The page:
Little Tools workshop in Tromsø: Mattering the economy
The Little Tools project hosted a workshop in Tromsø in April. The workshop was organized by Professor Kristin Asdal and Post Doc Tone Huse, as part of their study ‘The Economic Life of Cod’.
About the workshop
What shall we live off in the future? Where will our food come from and what will form the basis for our economies? A blue revolution, where seafood is farmed rather than caught, is increasingly presented as an answer to the above questions. This transformation of the economy is a significant example of efforts to produce new forms of capital out of the ordering and reordering of life. It is intimately related to the expanding life sciences, the so-called bioeconomy and what is sometimes called new forms of biocapital.
“The economy” is often presented as a given, driven by unknown forces that simply determine contemporary and future ways of life. The objective of this workshop is to open up what is often labelled “the bioeconomy” and explore how such assumingly new economies come about in practice. We examine how marine life is increasingly enrolled in bio-economic ventures involving a strong orientation towards research and development. We will also attend to how such ventures often co-exist with and develop in tandem with more conventional resource based economies, such as, for the marine economy, conventional fisheries.
In recent years STS scholars have increasingly turned to the study of markets and ‘the economy’. The workshop takes this turn as its point of departure, but will focus upon a set of challenges: How to capture ‘the bio’ in these economies? First, how to capture the fact that fisheries are not simply about markets, but crucially also about living entities that go by their own instincts. How does their materiality and biology matter? Surprisingly, and despite an expressed interest in the non-human, this aspect often seems to get lost in the market turn in STS. Second, how to capture the fact that the marine economy is not only about markets and market-devices, but also crucially about the state, its devices and machineries? Hence, the workshop is about what we choose to label ‘mattering the economy’: making the problematics of government matter to the study of economies and to investigate how matter – the living as well as the slaughtered – intervene and make a difference to economies and market making.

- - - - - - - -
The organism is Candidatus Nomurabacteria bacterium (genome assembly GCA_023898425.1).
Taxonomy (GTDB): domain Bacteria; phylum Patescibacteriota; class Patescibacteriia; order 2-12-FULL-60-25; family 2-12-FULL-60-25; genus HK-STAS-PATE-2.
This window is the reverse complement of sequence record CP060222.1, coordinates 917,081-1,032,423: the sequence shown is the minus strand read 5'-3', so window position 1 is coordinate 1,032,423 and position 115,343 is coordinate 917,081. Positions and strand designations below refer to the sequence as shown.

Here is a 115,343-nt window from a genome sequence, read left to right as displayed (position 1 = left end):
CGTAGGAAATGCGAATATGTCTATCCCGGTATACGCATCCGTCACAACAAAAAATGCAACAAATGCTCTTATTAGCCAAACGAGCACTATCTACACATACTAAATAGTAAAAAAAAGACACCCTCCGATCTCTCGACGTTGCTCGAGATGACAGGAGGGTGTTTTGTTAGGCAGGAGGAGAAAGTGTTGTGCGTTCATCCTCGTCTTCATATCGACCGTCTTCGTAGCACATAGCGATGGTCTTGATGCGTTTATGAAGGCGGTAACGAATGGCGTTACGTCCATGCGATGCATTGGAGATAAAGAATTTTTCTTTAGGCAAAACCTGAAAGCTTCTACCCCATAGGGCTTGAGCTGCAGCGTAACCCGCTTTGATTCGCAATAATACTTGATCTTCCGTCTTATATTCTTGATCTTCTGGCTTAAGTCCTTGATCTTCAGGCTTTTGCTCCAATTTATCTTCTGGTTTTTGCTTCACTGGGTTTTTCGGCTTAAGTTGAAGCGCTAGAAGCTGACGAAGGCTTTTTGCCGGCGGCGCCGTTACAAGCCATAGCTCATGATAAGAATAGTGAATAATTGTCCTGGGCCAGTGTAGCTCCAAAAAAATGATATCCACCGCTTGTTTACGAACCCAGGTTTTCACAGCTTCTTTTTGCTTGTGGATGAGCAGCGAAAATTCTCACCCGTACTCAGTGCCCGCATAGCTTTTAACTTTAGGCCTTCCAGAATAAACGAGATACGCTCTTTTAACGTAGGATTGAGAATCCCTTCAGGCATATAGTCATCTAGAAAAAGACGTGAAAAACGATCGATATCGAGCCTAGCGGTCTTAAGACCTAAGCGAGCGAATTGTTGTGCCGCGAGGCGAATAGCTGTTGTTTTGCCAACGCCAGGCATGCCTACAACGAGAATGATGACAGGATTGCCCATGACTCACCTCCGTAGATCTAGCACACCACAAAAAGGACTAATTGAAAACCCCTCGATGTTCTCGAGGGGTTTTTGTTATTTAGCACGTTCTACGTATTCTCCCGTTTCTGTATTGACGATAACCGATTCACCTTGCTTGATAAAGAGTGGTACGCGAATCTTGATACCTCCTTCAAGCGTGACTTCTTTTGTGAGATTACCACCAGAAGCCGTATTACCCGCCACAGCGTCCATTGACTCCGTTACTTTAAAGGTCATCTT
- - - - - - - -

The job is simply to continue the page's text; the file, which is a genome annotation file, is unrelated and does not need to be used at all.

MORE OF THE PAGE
Talks and presentations (in chronological order)
Day 1 – 09.04.18
‘"The Good Economy" and its little tools of valuation’, Kristin Asdal
‘Transcending modernization?’, Narve Fulsås
‘Drawing versions of Leviathan together'. Discussion on the circulated draft chapter by Kristin Asdal and Bård Hobæk
‘Creating political spaces at sea – governmentalisation and governability in Norwegian fisheries’, Jahn Petter Johnsen
Day 2 – 10.04.18
‘Mis/translation, colonialism and environmental conflict’, John Law
‘Towards an understanding of Arctic knowledge production: The case of Atlantic wild salmon governance in Norway and Finland’, Camilla Brattland
‘The Push Economy: Dealing with the Meaty Matters of Atlantic Cod'. Discussion on pre-circulated draft chapter by Kristin Asdal & Tone Huse
‘De-cod-ing valuation experiments: the co-modification of seafood and consumers in experimental settings’, Béatrice Cointe
'What happened to a theory of citation?', Tommas Måløy
Kristin Asdal, Professor, TIK Centre for Technology, Innovation and Culture, University of Oslo
Camilla Brattland, Postdoctoral Fellow, Centre for Sami Studies, University of Tromsø
Béatrice Cointe, Postdoctoral Fellow, TIK Centre for Technology, Innovation and Culture, University of Oslo
Narve Fulsås, Professor, Department of Archeology, History, Religious Studies and Theology, University of Tromsø
Petter Holm, Professor, The Norwegian College of Fishery Science, University of Tromsø
Tone Huse, Postdoctoral Fellow, TIK Centre for Technology, Innovation and Culture, University of Oslo
Jahn Petter Johnsen, Professor, The Norwegian College of Fishery Science, University of Tromsø
John Law, Emeritus Professor, Department of Sociology, Lancaster University
Tommas Måløy, Doctoral Research Fellow, TIK Centre for Technology, Innovation and Culture, University of Oslo